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A combined ecological and physiological approach to studying sulphate reduction within deep marine sediment layers

Parkes, Ronald John, Cragg, Barry Andrew, Bale, S. J., Goodman, K. and Fry, John Christopher 1995. A combined ecological and physiological approach to studying sulphate reduction within deep marine sediment layers. Journal of Microbiological Methods 23 (2) , pp. 235-249. 10.1016/0167-7012(95)00036-K

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Abstract

Details of techniques and approaches for a comprehensive and integrated study of bacteria in deep marine sediment layers are presented. The effectiveness of these techniques is documented by reference to anaerobic sulphate-reducing bacteria and their associated activity in deep sediments from the Japan Sea and Peru Margin. The effect of sample storage and pressure on the results obtained is considered. The characteristics of enrichment cultures of sulphate-reducing bacteria demonstrate that they are metabolically diverse, and that this diversity is maintained with increasing sediment depth. Pure cultures of sulphate-reducing bacteria from 80 and 500 m are barophilic. Maximum growth occurs at their calculated in situ pressure, which demonstrates their deep sea origin. These and other data [1–6] demonstrate the presence of a deep bacterial biosphere (to a depth of at least 500 m) within marine sediments, which is well adapted to this extreme environment. These techniques should be applicable to other subsurface environments where a combination of low bacterial populations and activities provide a major challenge to the study of microbial ecology.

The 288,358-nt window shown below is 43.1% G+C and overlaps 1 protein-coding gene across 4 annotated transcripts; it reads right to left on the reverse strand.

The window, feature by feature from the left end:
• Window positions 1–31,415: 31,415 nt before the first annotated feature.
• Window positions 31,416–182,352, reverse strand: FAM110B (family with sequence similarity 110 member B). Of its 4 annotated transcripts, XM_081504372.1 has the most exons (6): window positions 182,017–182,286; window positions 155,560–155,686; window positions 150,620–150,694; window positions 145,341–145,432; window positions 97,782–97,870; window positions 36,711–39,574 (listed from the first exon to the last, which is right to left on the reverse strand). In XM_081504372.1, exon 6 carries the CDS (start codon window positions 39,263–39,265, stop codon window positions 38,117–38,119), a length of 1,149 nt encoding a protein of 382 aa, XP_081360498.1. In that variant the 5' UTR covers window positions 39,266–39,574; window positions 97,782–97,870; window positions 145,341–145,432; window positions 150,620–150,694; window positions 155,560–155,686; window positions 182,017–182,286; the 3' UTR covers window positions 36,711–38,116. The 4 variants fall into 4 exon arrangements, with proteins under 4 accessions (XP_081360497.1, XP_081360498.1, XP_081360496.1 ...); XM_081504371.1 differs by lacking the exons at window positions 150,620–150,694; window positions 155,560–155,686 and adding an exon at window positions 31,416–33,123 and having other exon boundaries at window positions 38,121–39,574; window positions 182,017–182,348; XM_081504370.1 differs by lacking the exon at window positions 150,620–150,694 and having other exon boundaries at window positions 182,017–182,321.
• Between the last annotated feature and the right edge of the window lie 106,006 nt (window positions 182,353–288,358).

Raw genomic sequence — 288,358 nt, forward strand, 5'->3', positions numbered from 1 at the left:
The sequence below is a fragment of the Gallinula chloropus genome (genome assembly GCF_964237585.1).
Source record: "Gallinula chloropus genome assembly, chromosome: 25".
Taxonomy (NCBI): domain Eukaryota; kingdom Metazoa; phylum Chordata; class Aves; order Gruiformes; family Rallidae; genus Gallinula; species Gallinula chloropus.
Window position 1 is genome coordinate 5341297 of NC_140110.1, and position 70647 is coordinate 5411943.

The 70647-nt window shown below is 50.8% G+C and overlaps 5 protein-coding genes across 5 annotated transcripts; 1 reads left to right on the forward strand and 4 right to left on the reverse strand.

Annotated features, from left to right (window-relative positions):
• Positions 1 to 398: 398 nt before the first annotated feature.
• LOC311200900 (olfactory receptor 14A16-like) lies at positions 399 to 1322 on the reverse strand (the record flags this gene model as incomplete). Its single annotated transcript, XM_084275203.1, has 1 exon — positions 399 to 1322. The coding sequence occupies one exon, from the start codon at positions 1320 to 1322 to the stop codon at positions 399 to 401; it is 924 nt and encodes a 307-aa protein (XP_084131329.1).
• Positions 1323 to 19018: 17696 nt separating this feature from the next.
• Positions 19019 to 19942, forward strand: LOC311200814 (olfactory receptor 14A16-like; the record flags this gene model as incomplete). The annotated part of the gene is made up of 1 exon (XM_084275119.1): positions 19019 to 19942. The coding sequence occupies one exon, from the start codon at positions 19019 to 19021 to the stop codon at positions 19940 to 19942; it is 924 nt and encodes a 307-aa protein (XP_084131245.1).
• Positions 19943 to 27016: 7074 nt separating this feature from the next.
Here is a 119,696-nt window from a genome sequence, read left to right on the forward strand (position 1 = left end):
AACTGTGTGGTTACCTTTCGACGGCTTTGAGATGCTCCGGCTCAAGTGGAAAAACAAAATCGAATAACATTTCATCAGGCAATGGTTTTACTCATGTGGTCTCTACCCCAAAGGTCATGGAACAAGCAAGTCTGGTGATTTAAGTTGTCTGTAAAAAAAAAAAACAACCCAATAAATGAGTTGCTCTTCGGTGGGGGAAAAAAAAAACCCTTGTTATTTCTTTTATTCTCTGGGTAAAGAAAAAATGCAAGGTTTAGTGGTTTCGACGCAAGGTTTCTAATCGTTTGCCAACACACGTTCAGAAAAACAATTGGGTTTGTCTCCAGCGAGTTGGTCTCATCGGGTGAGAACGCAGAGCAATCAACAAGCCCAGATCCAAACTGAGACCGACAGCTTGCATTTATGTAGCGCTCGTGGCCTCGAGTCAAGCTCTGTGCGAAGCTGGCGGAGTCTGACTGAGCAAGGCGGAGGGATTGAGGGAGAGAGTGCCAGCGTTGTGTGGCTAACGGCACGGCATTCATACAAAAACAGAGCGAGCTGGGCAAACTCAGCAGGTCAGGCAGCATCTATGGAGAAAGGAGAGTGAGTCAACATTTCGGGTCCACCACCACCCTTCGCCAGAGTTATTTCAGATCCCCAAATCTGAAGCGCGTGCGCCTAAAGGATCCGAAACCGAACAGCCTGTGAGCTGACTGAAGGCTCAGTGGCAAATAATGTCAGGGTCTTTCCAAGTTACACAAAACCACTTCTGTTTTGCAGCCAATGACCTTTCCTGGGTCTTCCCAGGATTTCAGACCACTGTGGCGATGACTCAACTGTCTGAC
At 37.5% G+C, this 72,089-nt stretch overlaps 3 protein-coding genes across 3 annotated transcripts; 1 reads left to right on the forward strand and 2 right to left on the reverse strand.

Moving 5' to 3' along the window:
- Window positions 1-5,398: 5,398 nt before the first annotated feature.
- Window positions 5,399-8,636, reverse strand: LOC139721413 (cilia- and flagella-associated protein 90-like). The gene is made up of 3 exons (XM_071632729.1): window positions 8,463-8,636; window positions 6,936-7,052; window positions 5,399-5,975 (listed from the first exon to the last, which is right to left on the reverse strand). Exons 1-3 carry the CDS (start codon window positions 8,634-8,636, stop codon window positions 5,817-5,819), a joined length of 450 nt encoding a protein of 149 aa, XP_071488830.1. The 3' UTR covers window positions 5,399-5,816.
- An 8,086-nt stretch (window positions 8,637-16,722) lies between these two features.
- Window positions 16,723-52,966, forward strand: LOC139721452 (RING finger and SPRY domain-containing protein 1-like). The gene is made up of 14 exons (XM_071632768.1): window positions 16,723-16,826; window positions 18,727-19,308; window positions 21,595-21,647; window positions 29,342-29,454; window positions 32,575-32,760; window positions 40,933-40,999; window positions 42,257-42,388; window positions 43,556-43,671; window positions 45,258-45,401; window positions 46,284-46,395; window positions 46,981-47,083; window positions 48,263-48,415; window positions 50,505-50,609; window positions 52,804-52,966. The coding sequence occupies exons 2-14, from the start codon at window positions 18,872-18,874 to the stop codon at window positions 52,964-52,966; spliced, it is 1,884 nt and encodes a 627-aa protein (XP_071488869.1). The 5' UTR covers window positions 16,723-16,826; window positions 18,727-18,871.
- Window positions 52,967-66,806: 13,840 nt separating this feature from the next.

Item Type: Article
Date Type: Publication
Status: Published
Schools: Biosciences
Earth and Ocean Sciences
Uncontrolled Keywords: Deep marine sediment; Isolation of anaerobic bacteria; Pressure; Sulphate-reducing bacteria; Sulphate reduction rate
Publisher: Elsevier
ISSN: 0167-7012
Last Modified: 12 Jun 2019 02:19
URI: http://orca-mwe.cf.ac.uk/id/eprint/9355

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